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Pregnancy and Postpartum Recovery After Bariatric Surgery

You can have a safe and successful pregnancy after bariatric surgery. Cynthia DeTata — obstetrician at Stanford Health Care — answers the most important questions about pregnancy after weight-loss surgery.

Interview has been edited for clarity.

Which is safer: Pregnancy after weight-loss surgery or pregnancy and obesity?

According to Dr. DeTata, it depends on the degree of obesity and the type of weight-loss or bariatric surgery.  

She says that obesity can lead to many problems with pregnancy, and the risk increases with the level of obesity, or BMI (body mass index).

“There are several different types of surgery for obesity. Some surgeries are linked to more nutritional deficiencies, which can complicate pregnancy.  When talking to your doctor before surgery, please discuss your plans to have a baby so that you can learn about the pros and cons of each type of surgery,” says Dr. DeTata.

“One study done in Sweden compared women who had had bariatric surgery before pregnancy with women who did not. They found that the risk of birth defects of the baby was lower in women who had bariatric surgery.”

What are the risks of obesity in pregnancy?

Dr. DeTata names several risks obesity carries during pregnancy:

  • Increased risk of sleep apnea
  • Gestational diabetes
  • Hypertension
  • Preeclampsia
  • Stroke
  • Pulmonary embolism  

Additionally, obese people have longer labors, and it is more difficult to monitor the baby during labor. There is also a higher chance of having a cesarean delivery.

“What’s more, obese people have an increased risk of complications after cesarean, such as wound infections or clots in the legs, compared to people who aren’t obese. They require early testing for gestational diabetes, careful monitoring of their blood pressure, and assessment for other medical problems related to obesity at the start of their pregnancy.”

There are also risks for the baby:

  • Increased risk of miscarriage
  • Neural tube defects
  • Undiagnosed fetal anomalies due to impact on diagnostic testing
  • Difficult delivery
  • Growth problems
  • Preterm birth
  • Stillbirth

According to Dr. DeTata, losing weight before you conceive is the best way to prevent these problems.

What problems might occur during pregnancy after bariatric surgery?

Dr. DeTata says that pregnant people often have vitamin deficiencies, most commonly iron, vitamin B12, calcium, and folic acid. “If you are pregnant, see your health care provider right away for prenatal care and testing for any nutritional deficiencies,” Dr. DeTata advises.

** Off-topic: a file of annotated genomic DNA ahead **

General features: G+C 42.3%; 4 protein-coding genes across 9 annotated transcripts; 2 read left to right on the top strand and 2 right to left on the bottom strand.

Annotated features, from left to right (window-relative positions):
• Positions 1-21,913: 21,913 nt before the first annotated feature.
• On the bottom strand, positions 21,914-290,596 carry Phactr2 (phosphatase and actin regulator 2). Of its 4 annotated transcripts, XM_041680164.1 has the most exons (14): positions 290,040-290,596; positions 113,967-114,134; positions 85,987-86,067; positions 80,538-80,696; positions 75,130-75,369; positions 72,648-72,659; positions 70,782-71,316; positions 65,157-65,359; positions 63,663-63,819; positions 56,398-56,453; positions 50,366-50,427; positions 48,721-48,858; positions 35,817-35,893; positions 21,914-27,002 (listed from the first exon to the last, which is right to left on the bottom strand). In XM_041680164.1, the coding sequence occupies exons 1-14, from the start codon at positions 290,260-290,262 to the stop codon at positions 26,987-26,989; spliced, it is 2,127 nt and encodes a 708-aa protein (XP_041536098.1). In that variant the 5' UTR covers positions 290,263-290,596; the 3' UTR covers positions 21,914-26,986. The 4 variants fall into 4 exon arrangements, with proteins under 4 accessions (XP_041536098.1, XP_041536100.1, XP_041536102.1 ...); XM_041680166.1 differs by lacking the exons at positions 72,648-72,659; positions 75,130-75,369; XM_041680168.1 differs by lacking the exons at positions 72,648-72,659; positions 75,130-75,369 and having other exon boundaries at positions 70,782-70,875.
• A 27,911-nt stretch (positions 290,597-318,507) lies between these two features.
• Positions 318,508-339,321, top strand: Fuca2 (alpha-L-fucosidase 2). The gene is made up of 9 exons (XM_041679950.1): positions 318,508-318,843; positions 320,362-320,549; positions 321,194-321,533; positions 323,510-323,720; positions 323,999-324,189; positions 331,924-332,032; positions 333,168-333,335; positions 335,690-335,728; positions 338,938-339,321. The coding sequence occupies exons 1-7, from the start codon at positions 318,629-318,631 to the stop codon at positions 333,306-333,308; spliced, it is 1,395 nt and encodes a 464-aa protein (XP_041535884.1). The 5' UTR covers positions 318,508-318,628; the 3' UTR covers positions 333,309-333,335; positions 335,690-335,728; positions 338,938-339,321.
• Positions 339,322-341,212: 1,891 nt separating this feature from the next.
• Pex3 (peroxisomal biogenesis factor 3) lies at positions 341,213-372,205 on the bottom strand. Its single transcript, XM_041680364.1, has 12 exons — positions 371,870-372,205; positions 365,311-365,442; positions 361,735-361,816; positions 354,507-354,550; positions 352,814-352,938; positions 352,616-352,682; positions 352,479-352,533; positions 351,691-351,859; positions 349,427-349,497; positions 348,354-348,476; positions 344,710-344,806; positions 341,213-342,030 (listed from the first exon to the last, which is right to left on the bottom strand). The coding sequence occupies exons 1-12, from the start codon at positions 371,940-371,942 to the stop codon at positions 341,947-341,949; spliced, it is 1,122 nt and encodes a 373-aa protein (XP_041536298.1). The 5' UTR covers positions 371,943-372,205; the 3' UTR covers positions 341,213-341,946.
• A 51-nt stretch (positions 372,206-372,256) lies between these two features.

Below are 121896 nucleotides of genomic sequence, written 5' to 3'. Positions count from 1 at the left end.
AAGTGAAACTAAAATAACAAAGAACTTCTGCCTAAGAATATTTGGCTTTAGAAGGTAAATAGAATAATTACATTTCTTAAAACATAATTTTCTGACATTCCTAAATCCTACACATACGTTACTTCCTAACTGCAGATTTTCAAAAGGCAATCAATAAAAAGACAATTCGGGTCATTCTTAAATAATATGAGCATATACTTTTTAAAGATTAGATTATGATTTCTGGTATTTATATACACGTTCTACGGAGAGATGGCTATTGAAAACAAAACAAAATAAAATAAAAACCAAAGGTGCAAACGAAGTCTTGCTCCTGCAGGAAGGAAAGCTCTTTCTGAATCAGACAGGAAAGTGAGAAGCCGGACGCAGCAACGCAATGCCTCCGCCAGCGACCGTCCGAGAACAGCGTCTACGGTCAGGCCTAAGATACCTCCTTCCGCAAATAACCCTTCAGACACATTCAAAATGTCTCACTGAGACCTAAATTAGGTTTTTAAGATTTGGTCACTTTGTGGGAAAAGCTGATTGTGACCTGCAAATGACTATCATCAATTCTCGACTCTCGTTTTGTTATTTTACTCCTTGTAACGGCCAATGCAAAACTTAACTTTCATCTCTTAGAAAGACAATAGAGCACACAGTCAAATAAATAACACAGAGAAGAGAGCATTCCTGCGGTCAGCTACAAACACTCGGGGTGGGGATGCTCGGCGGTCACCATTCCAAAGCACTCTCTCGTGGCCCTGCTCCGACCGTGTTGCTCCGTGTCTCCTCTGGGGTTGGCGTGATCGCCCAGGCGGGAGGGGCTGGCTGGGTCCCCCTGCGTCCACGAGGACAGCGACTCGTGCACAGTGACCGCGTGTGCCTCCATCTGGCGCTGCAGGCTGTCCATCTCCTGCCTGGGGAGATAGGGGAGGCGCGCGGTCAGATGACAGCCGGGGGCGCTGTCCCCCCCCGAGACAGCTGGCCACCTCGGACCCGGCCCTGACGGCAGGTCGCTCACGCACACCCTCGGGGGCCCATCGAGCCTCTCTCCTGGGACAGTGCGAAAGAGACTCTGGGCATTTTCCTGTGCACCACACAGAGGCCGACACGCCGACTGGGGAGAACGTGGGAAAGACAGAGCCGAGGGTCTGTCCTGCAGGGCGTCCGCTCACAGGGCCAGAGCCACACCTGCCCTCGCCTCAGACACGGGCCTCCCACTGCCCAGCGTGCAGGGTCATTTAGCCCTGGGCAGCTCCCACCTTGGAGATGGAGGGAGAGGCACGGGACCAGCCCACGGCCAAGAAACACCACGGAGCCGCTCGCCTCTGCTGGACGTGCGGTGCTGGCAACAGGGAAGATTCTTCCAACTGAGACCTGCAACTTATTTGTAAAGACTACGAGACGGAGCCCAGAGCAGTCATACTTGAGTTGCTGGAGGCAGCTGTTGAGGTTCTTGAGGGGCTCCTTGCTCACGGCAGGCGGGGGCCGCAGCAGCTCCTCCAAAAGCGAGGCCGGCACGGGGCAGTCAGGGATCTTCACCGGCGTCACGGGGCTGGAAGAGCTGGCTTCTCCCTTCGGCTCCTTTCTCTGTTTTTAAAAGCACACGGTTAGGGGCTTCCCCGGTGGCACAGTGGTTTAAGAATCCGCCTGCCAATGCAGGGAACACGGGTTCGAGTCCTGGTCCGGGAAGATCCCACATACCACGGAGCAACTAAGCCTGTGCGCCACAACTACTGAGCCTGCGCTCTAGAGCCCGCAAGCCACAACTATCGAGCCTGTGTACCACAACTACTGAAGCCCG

You can have a pregnancy safely after bariatric surgery if you plan ahead and take steps to maximize your health before trying to get pregnant.

Dr. DeTata says that overall, the risks of pregnancy after bariatric surgery are low if nutritional deficiencies are corrected. 

“There isn’t an increased risk of congenital anomalies or other poor outcomes after bariatric surgery in comparison to a group of obese people who didn’t have surgery, and outcomes might even be better than if the patient did not have bariatric surgery.”

Dr. DeTata says that there are several different types of surgery for obesity, and these surgeries might have different impacts on pregnancy. It’s important to share the records of your surgery with the health care provider who is caring for you during pregnancy.

People who are obese who have had bariatric surgery require early testing for gestational diabetes, careful monitoring of their blood pressure, and assessment for other medical problems related to obesity at the start of their pregnancy.

According to Dr. DeTata, some patients who have had bariatric surgery are at risk for “dumping syndrome”— which is when food goes through the stomach into the intestines too rapidly. This leads to abnormal insulin production from the pancreas and can cause symptoms such as dizziness, nausea, flushing, palpitations, and possibly fainting after meals. 

“This can be more pronounced in pregnancy. Your doctor might send you to consult with a dietician to find ways to eat that reduce the risk of dumping syndrome,” Dr. DeTata says. 

There might also be a small increased risk of abdominal wall hernias and intestinal obstruction during pregnancy due to internal scarring from surgery.

Nausea, vomiting, and gastric reflux are very common during pregnancy, says Dr. DeTata. These symptoms might be worse for people who have had bariatric surgery, and they also further increase the risk of nutritional problems.